Minus Exitus is one of those albums that doesn’t have a comparable thread running through each track; each track is a stand-alone roller coaster ride of Death, Thrash, Power, Speed that twists and turns making everything a listenable extravaganza. Memorable choruses will rattle round your head all day until you succumb to its subliminal pull to play the damn thing so’s you get to hear it all rather than the same refrain over and over. Once played, another chorus or riff will get stuck in your head demanding you spin the disk again. The MDM scene is chock full of bands and originality is hard to find, Minus Exitus doesn’t exactly have many surprises up its sleeve, but it doesn’t regurgitate polished up same old, same old either. What it does is sticks to the Dark Age ‘Don’t-Fix-What-Aint-Broke’ watchword, but delivers with a certain panache and eloquence adding a dollop of flamboyance all underscored with large dose of power and raw aggression. Lending to that power and aggression throughout the album are guest vocalists Leif Jensen (Dew Scented), Azathoth (ex Dark Fortress) and Ron Brunke (ex Nayled. And with the cover artwork designed by Dark Tranquillity’s Niklas Sundin you’ve got quite a winning presentation both visual and aural.

Dark Age are currently signed to Remedy Records which is a small independent label based in their home city, Hamburg. Vocalist Eike Freese day job is his own recording studio Eikey Studios where Minus Exitus was recorded, (and where all future albums will be recorded I presume). This arrangement might be good for the creation of excellent albums; little or no pressure from the label and quite open access to studio time. However, it doesn’t really help get the band the recognition it deserves. Adding to this Eike’s future commitment to his studio and it looks like touring is going to be severely curtailed. This may relegate Dark Age to a studio band with the occasional excursion to a stage somewhere in mainland Europe or a one-off festival date. Some may say that Bal Sagoth seem to manage with very little touring but they have a pretty unique sound and are backed by Nuclear Blast whereas there are a boatload of MDM bands out there, touring there asses off just waiting for that moment when a label A & R honcho picks them up. I really hope Dark Age can work out some arrangement where they can get out on the road yet keep some semblance of their current status quo. I’ve yet to see their 2006 Live, So Far DVD but have heard the soundtrack, and my impression is that they are a seriously kick-ass live band. Anyways, for those who have yet to have the pleasure of hearing any of Dark Age’s material, you can get snippets of all tracks from Minus Exitus at their Website, and full songs at their My Space page. Go listen, enjoy, and show support for the little known band with the big sound.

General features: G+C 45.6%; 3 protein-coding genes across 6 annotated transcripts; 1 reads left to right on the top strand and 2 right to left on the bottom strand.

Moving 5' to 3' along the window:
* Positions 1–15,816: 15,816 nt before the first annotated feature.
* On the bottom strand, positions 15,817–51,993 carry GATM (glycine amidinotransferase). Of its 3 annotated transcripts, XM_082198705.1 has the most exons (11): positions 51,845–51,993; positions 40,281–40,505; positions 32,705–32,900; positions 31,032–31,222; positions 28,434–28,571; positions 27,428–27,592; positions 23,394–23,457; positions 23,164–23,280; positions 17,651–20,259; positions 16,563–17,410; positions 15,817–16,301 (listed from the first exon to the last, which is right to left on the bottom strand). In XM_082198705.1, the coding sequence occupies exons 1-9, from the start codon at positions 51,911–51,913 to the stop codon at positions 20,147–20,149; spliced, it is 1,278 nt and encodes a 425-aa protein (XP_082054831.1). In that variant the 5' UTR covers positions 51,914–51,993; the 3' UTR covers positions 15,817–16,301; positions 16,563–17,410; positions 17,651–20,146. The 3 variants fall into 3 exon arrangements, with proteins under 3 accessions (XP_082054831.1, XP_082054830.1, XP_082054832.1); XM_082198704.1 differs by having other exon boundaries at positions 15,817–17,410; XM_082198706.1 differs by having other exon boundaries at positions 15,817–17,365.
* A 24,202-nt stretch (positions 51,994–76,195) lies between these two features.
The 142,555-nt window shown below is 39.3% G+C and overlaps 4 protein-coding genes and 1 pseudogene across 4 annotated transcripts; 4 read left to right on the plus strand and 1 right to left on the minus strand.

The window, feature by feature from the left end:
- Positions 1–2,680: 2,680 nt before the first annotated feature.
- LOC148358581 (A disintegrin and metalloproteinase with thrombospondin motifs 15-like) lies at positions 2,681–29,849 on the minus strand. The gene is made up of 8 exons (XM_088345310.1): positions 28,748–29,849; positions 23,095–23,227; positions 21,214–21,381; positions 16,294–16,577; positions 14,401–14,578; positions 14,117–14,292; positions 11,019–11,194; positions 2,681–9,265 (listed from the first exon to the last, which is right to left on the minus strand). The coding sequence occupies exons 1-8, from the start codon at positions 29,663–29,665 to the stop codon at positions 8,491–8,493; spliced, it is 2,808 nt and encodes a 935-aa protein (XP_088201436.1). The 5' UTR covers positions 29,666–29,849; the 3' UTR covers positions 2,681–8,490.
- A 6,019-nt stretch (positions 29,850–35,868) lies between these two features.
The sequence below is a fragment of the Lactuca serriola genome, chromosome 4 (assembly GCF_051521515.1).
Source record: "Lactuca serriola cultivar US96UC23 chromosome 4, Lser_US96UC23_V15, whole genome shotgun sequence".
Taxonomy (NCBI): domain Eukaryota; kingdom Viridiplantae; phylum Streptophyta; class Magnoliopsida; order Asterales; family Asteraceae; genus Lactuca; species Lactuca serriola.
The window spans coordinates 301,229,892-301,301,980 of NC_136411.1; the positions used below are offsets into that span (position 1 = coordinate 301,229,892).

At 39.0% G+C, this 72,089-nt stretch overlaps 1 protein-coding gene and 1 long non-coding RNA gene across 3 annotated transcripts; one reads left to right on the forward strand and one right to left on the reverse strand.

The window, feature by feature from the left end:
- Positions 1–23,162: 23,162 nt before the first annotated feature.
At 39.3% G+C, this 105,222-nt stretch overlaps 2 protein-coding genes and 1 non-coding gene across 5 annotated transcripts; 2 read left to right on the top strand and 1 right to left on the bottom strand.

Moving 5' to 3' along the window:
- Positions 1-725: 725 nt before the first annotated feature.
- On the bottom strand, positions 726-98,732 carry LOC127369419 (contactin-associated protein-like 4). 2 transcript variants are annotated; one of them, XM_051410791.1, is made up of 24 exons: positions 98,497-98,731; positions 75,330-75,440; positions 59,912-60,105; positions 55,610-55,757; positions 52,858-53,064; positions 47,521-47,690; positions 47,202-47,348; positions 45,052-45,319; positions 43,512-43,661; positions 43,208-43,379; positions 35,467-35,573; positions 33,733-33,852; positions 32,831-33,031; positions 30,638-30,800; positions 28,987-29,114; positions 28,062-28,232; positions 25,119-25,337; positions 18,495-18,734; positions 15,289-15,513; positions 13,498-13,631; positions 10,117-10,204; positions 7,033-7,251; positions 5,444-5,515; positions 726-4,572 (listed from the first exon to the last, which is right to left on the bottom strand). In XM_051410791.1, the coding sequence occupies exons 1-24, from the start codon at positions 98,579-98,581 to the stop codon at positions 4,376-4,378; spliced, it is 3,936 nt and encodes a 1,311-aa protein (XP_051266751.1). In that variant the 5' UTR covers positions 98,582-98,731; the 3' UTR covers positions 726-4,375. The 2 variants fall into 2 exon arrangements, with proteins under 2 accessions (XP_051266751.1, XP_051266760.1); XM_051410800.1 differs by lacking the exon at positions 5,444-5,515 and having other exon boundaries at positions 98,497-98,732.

Killing Songs :
All, but Minus Exitus, Outside The Inside, Exit Wounds and Instrumental in particular
Ross quoted 85 / 100